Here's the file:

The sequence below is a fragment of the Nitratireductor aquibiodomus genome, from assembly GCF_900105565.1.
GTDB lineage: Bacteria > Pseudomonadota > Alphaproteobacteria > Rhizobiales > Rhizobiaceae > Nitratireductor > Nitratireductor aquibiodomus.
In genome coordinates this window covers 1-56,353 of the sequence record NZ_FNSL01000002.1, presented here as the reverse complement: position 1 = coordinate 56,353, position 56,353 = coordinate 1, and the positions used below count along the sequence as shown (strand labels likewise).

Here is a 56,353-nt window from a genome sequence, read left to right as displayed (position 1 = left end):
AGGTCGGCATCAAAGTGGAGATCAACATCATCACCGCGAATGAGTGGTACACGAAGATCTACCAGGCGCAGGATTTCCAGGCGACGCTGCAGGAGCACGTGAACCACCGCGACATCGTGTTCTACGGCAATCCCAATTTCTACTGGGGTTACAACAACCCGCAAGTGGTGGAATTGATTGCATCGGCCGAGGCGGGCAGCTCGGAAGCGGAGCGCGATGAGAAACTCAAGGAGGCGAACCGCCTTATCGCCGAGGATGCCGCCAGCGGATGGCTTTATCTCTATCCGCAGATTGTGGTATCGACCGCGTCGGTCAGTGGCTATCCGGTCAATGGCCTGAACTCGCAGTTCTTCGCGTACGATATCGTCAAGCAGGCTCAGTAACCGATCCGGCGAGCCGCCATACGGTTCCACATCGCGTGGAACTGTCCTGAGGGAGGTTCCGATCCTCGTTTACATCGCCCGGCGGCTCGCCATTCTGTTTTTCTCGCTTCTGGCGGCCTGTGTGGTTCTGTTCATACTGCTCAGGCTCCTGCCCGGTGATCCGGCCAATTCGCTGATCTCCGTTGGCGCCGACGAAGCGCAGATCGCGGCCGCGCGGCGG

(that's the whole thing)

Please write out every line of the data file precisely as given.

The sequence below is a fragment of the Nitratireductor aquibiodomus genome, from assembly GCF_900105565.1.
GTDB lineage: Bacteria > Pseudomonadota > Alphaproteobacteria > Rhizobiales > Rhizobiaceae > Nitratireductor > Nitratireductor aquibiodomus.
In genome coordinates this window covers 1-56,353 of the sequence record NZ_FNSL01000002.1, presented here as the reverse complement: position 1 = coordinate 56,353, position 56,353 = coordinate 1, and the positions used below count along the sequence as shown (strand labels likewise).

Here is a 56,353-nt window from a genome sequence, read left to right as displayed (position 1 = left end):
AGGTCGGCATCAAAGTGGAGATCAACATCATCACCGCGAATGAGTGGTACACGAAGATCTACCAGGCGCAGGATTTCCAGGCGACGCTGCAGGAGCACGTGAACCACCGCGACATCGTGTTCTACGGCAATCCCAATTTCTACTGGGGTTACAACAACCCGCAAGTGGTGGAATTGATTGCATCGGCCGAGGCGGGCAGCTCGGAAGCGGAGCGCGATGAGAAACTCAAGGAGGCGAACCGCCTTATCGCCGAGGATGCCGCCAGCGGATGGCTTTATCTCTATCCGCAGATTGTGGTATCGACCGCGTCGGTCAGTGGCTATCCGGTCAATGGCCTGAACTCGCAGTTCTTCGCGTACGATATCGTCAAGCAGGCTCAGTAACCGATCCGGCGAGCCGCCATACGGTTCCACATCGCGTGGAACTGTCCTGAGGGAGGTTCCGATCCTCGTTTACATCGCCCGGCGGCTCGCCATTCTGTTTTTCTCGCTTCTGGCGGCCTGTGTGGTTCTGTTCATACTGCTCAGGCTCCTGCCCGGTGATCCGGCCAATTCGCTGATCTCCGTTGGCGCCGACGAAGCGCAGATCGCGGCCGCGCGGCGG